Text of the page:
One of the things on my "Places I Would Love To See" List is visiting the headwaters of the Mississippi River at Lake Itasca, Minnesota. I've read that the river is less than three feet deep there and you can walk across it on a stone pathway. I would love to do that, and then follow the river on its 2,320-mile journey to the Gulf of Mexico. Of course, that's probably not going to ever happen, but perhaps I'll at least have a chance to walk across that stone path someday.

In the meantime, I'll just continue to enjoy the views of the Mighty Mississippi, from here in Vicksburg, as it "just keeps on rollin' along."

Wednesday, April 21, 2010

The Glorious Lady Banks

Today, I'd like to share some pictures of the Lady Banks Roses (Rosa banksiae) growing on our back fence.

We have three plants -- one yellow ...

One white ...

And one plant that has white and yellow flowers ...

Our yard is long and narrow, and, as you can see, the Lady Banks have taken over the flower beds, and one even drapes over into the yard. We had planned to prune them in early spring, but they started blooming before we had a chance.

My office windows look out onto the fence and I have enjoyed the glorious yellow and white blossoms for a couple of weeks now. Not only are they beautiful, but our backyard is filled with their heavenly delicate scent. We'll prune them when the blooms fade to make room for my Lantana which is already peeking through the pine straw.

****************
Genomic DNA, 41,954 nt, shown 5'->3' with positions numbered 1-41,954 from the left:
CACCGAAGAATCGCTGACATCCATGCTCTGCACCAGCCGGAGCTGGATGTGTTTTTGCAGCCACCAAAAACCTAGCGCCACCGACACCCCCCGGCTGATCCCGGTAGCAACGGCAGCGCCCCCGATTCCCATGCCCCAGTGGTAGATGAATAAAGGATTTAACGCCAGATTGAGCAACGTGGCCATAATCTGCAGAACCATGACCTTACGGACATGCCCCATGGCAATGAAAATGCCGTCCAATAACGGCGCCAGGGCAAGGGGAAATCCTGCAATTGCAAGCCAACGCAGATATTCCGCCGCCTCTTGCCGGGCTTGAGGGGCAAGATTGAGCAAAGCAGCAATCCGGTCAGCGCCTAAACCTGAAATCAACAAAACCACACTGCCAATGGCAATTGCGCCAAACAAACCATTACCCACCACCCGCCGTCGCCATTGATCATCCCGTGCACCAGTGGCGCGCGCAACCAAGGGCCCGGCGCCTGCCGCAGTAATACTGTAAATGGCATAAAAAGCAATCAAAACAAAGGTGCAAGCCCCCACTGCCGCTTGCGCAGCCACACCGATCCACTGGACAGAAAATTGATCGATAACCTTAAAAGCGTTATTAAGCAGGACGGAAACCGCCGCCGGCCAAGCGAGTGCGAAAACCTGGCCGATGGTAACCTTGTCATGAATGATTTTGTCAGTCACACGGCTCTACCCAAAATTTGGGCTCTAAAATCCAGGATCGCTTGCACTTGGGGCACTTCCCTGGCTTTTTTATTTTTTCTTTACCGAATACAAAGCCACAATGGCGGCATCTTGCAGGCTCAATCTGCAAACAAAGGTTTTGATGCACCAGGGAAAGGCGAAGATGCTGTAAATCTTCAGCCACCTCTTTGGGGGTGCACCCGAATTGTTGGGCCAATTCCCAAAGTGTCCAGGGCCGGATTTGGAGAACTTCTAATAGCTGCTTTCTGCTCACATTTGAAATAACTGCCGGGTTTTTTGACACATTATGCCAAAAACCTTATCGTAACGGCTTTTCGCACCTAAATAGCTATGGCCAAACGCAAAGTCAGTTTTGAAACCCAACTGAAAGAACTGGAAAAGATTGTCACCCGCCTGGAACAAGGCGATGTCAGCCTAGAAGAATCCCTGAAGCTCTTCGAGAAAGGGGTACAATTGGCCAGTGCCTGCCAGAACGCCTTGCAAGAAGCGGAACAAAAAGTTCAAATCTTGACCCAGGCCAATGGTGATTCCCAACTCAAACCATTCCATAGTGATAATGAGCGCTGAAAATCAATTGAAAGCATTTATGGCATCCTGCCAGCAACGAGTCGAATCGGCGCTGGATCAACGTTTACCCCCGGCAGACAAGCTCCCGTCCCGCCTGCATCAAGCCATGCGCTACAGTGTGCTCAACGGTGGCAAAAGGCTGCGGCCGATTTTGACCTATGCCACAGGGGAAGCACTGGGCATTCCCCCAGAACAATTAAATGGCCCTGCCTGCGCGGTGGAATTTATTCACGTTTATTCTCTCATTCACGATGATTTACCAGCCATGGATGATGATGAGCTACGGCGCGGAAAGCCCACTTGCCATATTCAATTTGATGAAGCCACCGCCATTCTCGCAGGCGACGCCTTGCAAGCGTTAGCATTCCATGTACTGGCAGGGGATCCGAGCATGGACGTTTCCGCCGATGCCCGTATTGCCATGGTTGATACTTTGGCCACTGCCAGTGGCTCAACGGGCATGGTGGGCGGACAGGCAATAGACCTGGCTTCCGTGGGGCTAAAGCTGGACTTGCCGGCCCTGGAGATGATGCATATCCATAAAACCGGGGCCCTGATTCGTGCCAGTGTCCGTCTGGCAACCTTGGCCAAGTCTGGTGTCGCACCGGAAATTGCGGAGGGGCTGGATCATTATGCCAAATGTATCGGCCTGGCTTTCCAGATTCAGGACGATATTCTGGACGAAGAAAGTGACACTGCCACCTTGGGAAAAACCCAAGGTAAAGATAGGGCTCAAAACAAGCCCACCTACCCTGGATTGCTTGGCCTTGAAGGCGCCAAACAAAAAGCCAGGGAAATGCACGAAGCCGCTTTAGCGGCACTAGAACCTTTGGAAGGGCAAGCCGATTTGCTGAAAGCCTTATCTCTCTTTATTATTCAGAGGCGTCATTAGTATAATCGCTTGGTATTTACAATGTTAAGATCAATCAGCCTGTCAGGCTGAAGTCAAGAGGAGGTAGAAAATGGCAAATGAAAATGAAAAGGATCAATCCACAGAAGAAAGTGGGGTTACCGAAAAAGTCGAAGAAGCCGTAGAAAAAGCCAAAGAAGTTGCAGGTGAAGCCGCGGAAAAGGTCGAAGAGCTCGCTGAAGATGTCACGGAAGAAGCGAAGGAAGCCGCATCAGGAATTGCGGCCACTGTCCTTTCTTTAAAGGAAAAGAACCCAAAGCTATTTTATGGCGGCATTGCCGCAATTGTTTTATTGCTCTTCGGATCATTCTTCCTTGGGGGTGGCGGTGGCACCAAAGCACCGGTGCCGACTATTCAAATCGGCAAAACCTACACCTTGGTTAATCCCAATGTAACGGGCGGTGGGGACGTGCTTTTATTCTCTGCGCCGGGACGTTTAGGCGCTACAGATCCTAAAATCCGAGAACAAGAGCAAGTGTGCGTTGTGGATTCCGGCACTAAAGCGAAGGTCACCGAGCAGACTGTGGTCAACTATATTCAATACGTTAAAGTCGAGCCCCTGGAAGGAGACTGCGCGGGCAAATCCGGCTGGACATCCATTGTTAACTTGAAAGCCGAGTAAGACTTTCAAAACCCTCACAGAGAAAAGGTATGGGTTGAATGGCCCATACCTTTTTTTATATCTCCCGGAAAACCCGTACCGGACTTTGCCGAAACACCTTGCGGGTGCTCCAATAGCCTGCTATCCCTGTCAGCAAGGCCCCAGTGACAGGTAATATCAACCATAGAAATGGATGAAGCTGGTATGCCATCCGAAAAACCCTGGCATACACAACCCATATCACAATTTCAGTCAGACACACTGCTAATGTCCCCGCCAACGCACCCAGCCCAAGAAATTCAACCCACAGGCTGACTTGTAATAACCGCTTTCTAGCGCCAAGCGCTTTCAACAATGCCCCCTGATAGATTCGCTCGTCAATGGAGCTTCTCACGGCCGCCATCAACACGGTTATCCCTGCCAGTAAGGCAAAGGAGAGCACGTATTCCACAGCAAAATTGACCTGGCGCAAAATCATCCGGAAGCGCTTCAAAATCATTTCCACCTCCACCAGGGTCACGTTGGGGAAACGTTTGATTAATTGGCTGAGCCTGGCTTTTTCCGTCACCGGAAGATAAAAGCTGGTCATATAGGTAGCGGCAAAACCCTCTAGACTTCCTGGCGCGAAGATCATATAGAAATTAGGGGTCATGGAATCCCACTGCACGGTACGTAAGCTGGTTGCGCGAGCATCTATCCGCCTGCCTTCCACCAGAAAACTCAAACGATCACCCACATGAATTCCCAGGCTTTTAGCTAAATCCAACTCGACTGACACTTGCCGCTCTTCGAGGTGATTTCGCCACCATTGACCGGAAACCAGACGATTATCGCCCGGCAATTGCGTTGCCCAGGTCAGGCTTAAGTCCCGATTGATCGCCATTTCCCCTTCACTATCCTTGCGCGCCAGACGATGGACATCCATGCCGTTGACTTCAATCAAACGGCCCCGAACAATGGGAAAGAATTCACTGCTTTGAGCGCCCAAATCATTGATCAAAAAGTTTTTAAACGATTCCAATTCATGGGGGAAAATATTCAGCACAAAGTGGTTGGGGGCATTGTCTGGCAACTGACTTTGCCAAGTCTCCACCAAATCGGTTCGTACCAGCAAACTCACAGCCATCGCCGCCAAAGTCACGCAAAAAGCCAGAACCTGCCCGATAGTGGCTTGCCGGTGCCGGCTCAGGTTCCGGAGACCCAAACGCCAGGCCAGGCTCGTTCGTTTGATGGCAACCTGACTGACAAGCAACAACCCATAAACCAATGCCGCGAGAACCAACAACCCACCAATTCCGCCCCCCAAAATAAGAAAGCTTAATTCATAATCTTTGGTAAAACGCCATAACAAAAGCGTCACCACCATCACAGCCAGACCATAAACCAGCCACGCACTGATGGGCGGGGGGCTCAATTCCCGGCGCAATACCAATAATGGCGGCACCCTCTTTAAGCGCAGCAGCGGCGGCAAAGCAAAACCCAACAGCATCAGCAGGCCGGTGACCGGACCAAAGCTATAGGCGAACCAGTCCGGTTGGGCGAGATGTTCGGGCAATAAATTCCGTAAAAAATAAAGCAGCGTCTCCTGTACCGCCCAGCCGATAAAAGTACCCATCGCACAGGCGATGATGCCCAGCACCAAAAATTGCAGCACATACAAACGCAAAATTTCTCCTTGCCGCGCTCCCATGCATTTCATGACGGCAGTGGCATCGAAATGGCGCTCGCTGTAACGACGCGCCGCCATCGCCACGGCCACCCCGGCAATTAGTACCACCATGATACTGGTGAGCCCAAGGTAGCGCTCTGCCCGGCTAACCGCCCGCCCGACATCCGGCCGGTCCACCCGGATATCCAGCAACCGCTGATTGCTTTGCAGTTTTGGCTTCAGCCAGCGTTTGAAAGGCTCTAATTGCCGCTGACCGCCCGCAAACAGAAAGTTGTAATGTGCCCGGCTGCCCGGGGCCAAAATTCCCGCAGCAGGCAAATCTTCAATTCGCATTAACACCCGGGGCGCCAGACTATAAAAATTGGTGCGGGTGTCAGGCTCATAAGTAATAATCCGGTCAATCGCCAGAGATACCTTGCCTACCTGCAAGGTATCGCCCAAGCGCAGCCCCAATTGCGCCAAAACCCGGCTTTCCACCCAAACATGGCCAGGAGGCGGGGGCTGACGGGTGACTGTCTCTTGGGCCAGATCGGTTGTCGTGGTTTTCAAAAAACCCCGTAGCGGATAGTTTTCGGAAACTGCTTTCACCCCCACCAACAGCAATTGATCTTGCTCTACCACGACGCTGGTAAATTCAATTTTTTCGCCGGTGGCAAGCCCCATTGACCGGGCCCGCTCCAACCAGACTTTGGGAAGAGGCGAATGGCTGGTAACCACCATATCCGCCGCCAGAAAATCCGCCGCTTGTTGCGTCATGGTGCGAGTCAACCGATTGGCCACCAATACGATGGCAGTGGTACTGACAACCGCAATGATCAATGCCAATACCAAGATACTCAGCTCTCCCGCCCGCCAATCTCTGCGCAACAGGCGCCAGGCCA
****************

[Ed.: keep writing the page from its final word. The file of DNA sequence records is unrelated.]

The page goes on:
When the Lady Banks started blooming, I took some closeup shots of the blooms and was amazed at how exquisite they are.

Tuesday, April 20, 2010

The Haircut

Yesterday, I posted a story about our granddaughter Avery, and I have one more "Avery adventure" I want to share today. If you'd like to read yesterday's post about planting morning glories, you can click on the link.

Avery is our soon-to-be-five-years-old granddaughter, and one day last week, just out of the blue, she decided to cut her hair. We can't imagine what possessed her to do it (and I guess we never will) ... but cut it, she did.

Here are some "BEFORE THE HAIRCUT" pictures of Avery which were taken Easter Sunday ...

We loved her hair, and it had finally gotten long enough for hair bows and ponytails and braids. But, with just a few snips of her little scissors, Avery created a brand new look for herself. She cut chunks out on both sides and in the back, and a section in the middle of her bangs about a quarter of an inch long!

Her mama cried when she saw it, and could only think about Avery's fifth birthday coming up in a couple of weeks and how her hair will look in all the pictures. It was bad, but it could have been a whole lot worse!

The next day, I took Avery to her mama's hair stylist to see if she could "fix it," and here are some pictures I captured with my cell phone before we went into the beauty shop. Can you believe those bangs!

Miss Wanda, the stylist, did, indeed, work wonders with her scissors, and transformed the disaster Avery created with her scissors into a cute hair style for the summer.

Avery's reply to her Mama when she asked her why she cut it was, "It will grow back, Mommy." Yes, it will "grow back" ... and I'm just thankful that she didn't cut it as short as her bangs all over her head.